What Swift does better than any performer is make her fans feel like part of a universal shared experience. Even her movie ticket pricing – $13.13 for kids and $19.89 for adults – is a wink to Swifties, who of course know the importance of those numbers.
Anything she distributes – from movie tickets to merchandise – doesn’t feel like a revenue-grab; it feels like an invitation from Swift herself.
A lyric from the song “You’re on your own, kid,” about friendship bracelets, for example, inspired a viral friendship-bracelet-making frenzy. Fans showed them off on social, donned them for concerts and continue to wear them proudly – stacked wrist to elbow.
This effect extends to any brand Swift touches. Case-in-point: After she was spotted at a Kansas City Chiefs Game wearing bejeweled jean cut-offs, the $695 shorts immediately sold out.
Create a product and your revenue channels are finite. Create communities and shared experiences and your revenue channels are vast.
4. Revenue is finite when you hoard it…infinite when you share it
Reportedly, Swift wasn’t impressed by offers from major studios to distribute the Eras Tour movie, which she self-funded, thereby retaining all rights. So she bypassed the studio system and made an unprecedented distribution deal directly with AMC Theatres with a 57/43 profit split. Karma. She also nimbly avoided the ire of SAG strike by agreeing to its filming terms while establishing a profitable work-around.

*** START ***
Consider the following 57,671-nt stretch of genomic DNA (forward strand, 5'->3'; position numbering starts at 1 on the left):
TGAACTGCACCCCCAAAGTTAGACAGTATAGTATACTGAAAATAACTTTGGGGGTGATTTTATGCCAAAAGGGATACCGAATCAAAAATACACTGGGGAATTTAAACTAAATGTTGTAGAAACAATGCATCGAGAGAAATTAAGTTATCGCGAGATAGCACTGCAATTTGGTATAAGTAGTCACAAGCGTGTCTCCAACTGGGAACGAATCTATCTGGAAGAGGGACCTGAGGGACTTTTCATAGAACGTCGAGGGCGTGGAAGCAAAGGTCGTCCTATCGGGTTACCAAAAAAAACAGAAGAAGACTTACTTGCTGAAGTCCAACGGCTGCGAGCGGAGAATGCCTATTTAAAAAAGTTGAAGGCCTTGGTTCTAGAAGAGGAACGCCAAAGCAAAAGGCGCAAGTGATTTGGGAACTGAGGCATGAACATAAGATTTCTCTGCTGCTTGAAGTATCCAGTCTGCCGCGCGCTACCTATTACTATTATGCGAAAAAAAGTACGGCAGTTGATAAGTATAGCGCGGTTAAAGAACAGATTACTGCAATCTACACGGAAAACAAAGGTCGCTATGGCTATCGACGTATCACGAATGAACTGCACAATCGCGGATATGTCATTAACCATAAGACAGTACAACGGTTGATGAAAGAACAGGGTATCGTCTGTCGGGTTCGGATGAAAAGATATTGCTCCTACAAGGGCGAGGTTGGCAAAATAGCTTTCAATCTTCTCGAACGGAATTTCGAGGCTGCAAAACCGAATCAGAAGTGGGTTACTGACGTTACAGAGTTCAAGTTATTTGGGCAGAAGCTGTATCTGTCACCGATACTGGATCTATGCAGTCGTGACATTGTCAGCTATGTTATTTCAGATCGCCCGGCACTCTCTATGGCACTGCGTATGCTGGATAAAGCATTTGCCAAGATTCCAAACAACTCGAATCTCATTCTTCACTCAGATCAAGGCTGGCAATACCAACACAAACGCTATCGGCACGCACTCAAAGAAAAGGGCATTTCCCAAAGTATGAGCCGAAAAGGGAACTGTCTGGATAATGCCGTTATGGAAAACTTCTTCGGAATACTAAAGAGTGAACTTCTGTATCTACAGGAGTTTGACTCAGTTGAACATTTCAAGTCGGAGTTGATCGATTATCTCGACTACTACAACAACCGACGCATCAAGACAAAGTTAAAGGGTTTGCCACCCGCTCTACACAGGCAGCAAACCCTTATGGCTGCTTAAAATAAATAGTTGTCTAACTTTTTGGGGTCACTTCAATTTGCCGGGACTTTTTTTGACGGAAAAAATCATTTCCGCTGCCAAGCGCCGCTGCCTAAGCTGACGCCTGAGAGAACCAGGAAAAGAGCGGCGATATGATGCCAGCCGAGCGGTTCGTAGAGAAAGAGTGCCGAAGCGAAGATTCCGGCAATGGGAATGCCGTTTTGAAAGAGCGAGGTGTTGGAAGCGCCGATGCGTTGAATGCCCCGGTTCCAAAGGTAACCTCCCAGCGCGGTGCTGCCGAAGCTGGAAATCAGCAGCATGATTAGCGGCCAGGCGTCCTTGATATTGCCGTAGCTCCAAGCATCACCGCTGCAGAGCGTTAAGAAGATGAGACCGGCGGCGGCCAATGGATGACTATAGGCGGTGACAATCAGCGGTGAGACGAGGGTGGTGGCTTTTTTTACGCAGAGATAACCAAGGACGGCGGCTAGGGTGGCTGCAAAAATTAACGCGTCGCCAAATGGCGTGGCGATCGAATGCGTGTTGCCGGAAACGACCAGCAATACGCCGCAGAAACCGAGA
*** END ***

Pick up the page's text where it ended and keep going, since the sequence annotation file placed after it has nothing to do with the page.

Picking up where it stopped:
Marketers need to follow suit and get out of the weeds to get a 30,000-foot view of their brand ecosystem. This will surface opportunities to streamline and operate outside the norm.
5. Business is personal, and personal is business
Swift’s original millennial followers have grown up with her. And her newer music has taken hold of Gen Z and Gen Alpha. Combined, they amount to a massive, crying, visceral fandom willing to spend on all things Taylor.
Era Tour attendees spent an average of $1,300 (!!!) on their tickets and brought more tourism dollars than the Super Bowl. Fans who weren’t lucky enough to nab seats flocked to concert venues anyway to ”Taylor-Gate” – bond with fellow Swifties in the parking lot, listen to the show, and, notably, buy merchandise (at one one of the merch trucks shrewdly placed outside concert venues).
Marketers that follow Swift’s lead and treat their consumers not as, well, consumers, but instead as a community have a greater chance of building a fandom. Yes, you’re trying to draw people closer to your brand, but you also want to draw them closer to one another.
Ready for it?
Swift is breaking records and leading the conversation in music, Hollywood, the NFL, retail clothing, journalism and even politics. You’d be hard-pressed to find a more powerful (and enviable) brand.
The biggest takeaway from marketers? The game has changed.
You have to write a new playbook that delivers on bigger returns – financially, culturally and socially. You have to be able to move the needle on all levels. That is the true snowball effect.